Table 2 Which variables influence the violation?

Most variables do not affect the violation (although note that Bayes factors (BF10) in support of the null hypothesis in rows 1 and 3 to 5 were approximately 3, suggesting anecdotal evidence), but extremely short deadlines (row 2) reduce the violation and introducing stimulus or motor selectivity increases the violation (rows 6 to 8, though note equivocal Bayes factors). Numbers in parentheses in the condition column correspond to the condition column in Table 1. Statistics were based on the analysis of variance (ANOVA) interaction of the trial type (preceding no stop versus stop fail) and the condition on mean RT. ƞ2 is a measure of effect size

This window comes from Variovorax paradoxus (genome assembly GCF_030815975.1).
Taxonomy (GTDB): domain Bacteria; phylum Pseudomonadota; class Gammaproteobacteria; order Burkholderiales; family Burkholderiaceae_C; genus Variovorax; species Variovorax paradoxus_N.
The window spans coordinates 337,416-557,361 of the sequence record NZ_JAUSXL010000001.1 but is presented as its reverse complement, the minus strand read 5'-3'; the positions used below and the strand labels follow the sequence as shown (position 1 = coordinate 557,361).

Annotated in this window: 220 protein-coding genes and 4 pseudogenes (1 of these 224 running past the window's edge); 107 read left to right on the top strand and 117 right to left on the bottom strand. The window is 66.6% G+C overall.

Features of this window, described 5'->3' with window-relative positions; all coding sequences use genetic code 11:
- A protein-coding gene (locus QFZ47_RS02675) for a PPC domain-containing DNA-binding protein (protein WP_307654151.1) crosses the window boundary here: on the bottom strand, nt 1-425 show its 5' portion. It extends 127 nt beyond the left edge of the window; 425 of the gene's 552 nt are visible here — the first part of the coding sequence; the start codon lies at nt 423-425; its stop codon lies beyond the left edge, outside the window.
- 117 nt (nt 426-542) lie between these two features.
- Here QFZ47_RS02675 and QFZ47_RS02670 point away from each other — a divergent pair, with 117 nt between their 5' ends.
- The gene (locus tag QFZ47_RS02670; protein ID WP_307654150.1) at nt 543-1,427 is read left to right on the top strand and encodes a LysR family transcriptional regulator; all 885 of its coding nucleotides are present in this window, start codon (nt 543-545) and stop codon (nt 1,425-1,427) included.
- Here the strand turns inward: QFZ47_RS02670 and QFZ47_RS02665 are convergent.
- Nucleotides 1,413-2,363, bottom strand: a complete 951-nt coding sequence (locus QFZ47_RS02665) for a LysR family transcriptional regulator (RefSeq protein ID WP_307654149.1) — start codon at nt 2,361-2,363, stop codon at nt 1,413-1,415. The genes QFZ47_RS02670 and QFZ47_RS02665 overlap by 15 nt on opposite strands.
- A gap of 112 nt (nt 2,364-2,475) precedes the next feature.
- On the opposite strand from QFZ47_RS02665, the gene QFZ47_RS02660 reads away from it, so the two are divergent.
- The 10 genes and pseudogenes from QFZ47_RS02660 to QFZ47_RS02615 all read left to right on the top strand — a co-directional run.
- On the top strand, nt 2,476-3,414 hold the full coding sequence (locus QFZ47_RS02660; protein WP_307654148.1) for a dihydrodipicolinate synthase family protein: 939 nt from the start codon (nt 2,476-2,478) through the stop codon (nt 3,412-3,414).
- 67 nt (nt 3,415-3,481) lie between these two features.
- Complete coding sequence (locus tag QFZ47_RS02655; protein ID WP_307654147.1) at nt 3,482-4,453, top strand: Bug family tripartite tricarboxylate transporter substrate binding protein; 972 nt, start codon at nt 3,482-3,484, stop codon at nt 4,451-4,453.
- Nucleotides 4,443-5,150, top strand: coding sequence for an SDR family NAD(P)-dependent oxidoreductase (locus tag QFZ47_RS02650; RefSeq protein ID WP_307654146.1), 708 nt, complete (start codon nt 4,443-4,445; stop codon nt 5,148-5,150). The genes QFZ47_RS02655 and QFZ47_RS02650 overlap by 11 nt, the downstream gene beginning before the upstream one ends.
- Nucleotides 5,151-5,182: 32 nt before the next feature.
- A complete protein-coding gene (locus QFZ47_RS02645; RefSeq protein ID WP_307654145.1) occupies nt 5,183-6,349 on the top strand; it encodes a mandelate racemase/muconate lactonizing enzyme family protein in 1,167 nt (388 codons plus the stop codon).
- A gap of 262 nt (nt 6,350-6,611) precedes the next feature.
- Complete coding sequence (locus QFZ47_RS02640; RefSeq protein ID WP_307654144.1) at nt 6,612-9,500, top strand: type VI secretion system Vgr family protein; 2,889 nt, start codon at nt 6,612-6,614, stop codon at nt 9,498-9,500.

ComparisonConditionViolationPBF01η2
1Fast vs. slow
subjects
RT below median
(1/2) vs. RT above
media (1/2)
6 vs. 15 ms0.5493.0340.0009846
2Varying go
response deadlines
300 ms (3/6) vs. 500 ms
(4/7) vs. 700 ms
(5/8)
−16 vs. −5 vs. 3 ms0.0112.4780.008
3Low vs. high stop
probability
0.2 (9/11) vs. 0.4 stop
probability (10/12)
8 vs. 27 ms0.1272.5820.007
4Saccadic vs. manual
responses
Saccadic (15) vs.
manual responses (9)
−9 vs. −3 ms0.7543.7999.382 × 10−5
5Auditory vs. visual
responses
Auditory (16/17) vs.
visual responses
(18/19)
−22 vs. −13 ms0.6373.0950.0007657
6Stimulus selective
vs. simple stopping
Stimulus selective (20)
vs. simple stopping (9)
55 vs. −1 ms0.0640.8020.018
7Stimulus selective
vs. simple stopping
Stimulus selective
(13/22/24) vs.
simple stopping (9)
49 vs. 24 ms0.0180.7940.014
8Motor selective vs.
simple stopping
Motor selective (14)
vs. simple stopping
(11/12)
69 vs. 36 ms0.0191.4670.015